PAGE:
Lewis read a lengthy passage from Assistant US Attorney Gordon Kromberg's affidavit outlining what the government views as harm and then said to Ellsberg, "How can you say honestly and in an unbiased way that there is no evidence that WikiLeaks put anyone in danger?"
Ellsberg called the assertions of the US govt "highly cynical."

Were any of [alleged exposed individuals] subject to what State Department claimed - death, violent harm or incarceration? "Isn’t the answer no? Did one of them suffer the carrying out of these threats?" #Assange
Lewis basically said the rules are you don't get to ask the questions. Then when Ellsberg tried to give an answer to what Lewis said, rather than challenge him, Judge Baraitser stopped Ellsberg, which led to Assange becoming upset.
Ellsberg: "Government is extremely cynical in pretending its concerned for these people"

"Contempt for Middle Easterners has been demonstrated over the last 19 years" #Assange
Lewis tried to get Ellsberg to answer yes or no and asked were people's lives put in danger by WikiLeaks. When Ellsberg gave more than a one-word answer, Lewis said don't give a speech. #Assange
Lewis: What about people who have disappeared in Iraq Afghanistan and Syria? "Common sense either been murdered or forced to flee" #Assange
This continued, and Ellsberg eventually stated, "I’m sorry sir, but it doesn’t seem to be at all obvious that this small fraction of people that have been murdered in course of both sides of the conflicts can be attributed to WikiLeaks disclosures." #Assange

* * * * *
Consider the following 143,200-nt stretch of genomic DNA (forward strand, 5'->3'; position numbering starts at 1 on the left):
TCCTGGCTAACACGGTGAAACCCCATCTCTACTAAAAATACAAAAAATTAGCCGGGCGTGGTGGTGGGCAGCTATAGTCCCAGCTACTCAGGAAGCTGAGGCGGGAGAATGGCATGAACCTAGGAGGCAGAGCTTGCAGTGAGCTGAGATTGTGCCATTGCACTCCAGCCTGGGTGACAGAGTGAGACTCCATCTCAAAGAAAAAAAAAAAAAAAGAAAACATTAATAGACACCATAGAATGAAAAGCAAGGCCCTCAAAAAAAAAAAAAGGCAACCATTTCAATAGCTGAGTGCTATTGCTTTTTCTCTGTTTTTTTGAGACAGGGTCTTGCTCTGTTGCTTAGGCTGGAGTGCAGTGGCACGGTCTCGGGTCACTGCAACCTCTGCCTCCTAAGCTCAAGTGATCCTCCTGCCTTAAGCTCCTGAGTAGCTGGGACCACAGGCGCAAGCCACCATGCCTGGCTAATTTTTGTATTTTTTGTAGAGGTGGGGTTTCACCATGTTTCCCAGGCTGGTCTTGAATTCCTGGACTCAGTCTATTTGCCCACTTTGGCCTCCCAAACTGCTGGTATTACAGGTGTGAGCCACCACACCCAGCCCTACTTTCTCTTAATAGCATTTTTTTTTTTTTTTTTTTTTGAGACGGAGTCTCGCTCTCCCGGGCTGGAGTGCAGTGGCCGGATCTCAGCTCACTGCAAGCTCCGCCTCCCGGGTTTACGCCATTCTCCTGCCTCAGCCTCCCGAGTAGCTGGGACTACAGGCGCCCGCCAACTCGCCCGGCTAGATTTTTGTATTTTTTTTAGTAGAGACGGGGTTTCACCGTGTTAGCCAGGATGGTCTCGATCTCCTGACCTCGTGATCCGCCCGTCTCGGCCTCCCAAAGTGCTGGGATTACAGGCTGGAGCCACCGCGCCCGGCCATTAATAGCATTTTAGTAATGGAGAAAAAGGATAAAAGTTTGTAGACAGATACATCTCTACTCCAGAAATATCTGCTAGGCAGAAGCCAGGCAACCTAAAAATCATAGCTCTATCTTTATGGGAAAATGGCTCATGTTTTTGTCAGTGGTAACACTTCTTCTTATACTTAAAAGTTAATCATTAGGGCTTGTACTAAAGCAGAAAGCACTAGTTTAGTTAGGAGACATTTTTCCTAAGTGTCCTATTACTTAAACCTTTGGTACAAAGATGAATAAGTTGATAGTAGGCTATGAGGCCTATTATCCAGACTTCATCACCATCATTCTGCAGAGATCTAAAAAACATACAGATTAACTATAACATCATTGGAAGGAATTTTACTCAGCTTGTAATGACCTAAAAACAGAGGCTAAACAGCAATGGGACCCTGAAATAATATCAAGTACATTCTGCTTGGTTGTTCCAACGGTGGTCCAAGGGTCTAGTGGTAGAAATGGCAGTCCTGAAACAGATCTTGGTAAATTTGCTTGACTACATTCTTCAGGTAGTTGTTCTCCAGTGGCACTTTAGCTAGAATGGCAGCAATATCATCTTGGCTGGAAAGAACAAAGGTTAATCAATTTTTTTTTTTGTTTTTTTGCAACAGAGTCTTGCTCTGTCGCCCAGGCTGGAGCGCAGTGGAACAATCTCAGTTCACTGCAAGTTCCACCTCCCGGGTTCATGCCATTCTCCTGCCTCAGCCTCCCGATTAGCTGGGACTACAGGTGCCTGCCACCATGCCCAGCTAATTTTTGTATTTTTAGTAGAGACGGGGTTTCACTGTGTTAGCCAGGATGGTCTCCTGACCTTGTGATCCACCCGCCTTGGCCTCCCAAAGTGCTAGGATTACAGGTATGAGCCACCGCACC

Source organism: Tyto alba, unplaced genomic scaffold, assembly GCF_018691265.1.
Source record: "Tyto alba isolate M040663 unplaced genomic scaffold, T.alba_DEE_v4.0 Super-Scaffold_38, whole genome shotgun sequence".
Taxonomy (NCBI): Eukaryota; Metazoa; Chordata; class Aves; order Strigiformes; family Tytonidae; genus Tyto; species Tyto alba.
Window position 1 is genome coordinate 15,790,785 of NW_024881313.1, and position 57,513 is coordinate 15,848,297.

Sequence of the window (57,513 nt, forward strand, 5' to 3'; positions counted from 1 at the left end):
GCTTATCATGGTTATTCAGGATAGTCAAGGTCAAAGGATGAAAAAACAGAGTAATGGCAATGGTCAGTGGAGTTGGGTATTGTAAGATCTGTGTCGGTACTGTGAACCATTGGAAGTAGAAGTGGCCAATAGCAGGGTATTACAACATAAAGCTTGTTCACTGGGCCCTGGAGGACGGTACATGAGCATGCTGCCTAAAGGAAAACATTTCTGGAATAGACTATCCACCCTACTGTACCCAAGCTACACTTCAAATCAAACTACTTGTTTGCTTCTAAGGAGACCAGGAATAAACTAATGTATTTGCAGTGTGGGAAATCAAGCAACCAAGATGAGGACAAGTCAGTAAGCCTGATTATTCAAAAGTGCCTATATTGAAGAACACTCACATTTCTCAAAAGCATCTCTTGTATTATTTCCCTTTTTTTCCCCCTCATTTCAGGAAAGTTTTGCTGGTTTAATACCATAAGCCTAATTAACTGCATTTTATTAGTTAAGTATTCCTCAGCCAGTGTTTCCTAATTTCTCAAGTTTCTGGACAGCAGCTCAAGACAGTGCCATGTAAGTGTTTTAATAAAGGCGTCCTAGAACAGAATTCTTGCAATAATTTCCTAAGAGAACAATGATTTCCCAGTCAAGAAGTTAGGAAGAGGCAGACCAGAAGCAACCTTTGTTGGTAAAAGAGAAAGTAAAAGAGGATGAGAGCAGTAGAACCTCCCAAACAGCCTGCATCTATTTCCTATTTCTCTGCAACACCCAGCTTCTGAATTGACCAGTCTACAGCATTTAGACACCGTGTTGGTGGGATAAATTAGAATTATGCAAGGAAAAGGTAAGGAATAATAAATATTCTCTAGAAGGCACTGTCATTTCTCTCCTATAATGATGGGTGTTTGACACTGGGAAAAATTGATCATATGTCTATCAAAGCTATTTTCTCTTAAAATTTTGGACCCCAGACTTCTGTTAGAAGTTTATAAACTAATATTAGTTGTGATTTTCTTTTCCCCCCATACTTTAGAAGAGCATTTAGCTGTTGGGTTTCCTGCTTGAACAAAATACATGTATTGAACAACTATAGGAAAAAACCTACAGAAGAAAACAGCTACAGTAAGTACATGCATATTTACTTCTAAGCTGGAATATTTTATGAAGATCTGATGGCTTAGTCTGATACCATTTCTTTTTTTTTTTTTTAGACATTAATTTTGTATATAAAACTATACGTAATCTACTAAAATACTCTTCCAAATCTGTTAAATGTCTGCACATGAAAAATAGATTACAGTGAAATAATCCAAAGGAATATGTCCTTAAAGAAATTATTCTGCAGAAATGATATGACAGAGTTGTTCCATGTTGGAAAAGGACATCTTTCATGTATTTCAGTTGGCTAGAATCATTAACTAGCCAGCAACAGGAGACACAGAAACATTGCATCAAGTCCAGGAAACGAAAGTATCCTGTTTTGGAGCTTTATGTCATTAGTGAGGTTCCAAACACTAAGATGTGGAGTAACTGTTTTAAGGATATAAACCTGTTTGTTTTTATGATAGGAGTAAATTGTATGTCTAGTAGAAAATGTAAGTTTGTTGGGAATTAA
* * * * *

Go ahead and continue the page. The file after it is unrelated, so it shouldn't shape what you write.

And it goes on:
On re-exam, Edward Fitzgerald, defense attorney, tried to rebut the misinformation about charges against Assange that prosecution continues to fuel. He asked Ellsberg about counts 3, 4, and 5 — and then Judge Baraitser had Fitzgerald stop.
Defense returned to four volumes of Pentagon Papers he did not disclose to press.

Ellsberg: "4000 pages had hundreds, if not thousands of names, both of Americans, Vietnamese, and North Vietnamese."

Again, didn't redact name of CIA clandestine officer #Assange
Defense revisited Good Ellsberg, Bad Assange narrative.

Ellsberg: With Manning and Assange, he found his name mentioned all the time as very good person. Used me as foil against new revelations, which were supposedly different. Misleading on motive and effect. Totally disagree.
There was great disagreement over whether Ellsberg could comment on the harm WikiLeaks did not cause even though he had been asked about the harm the government claims in their affidavits. Ellsberg eventually was able to generically offer testimony. #Assange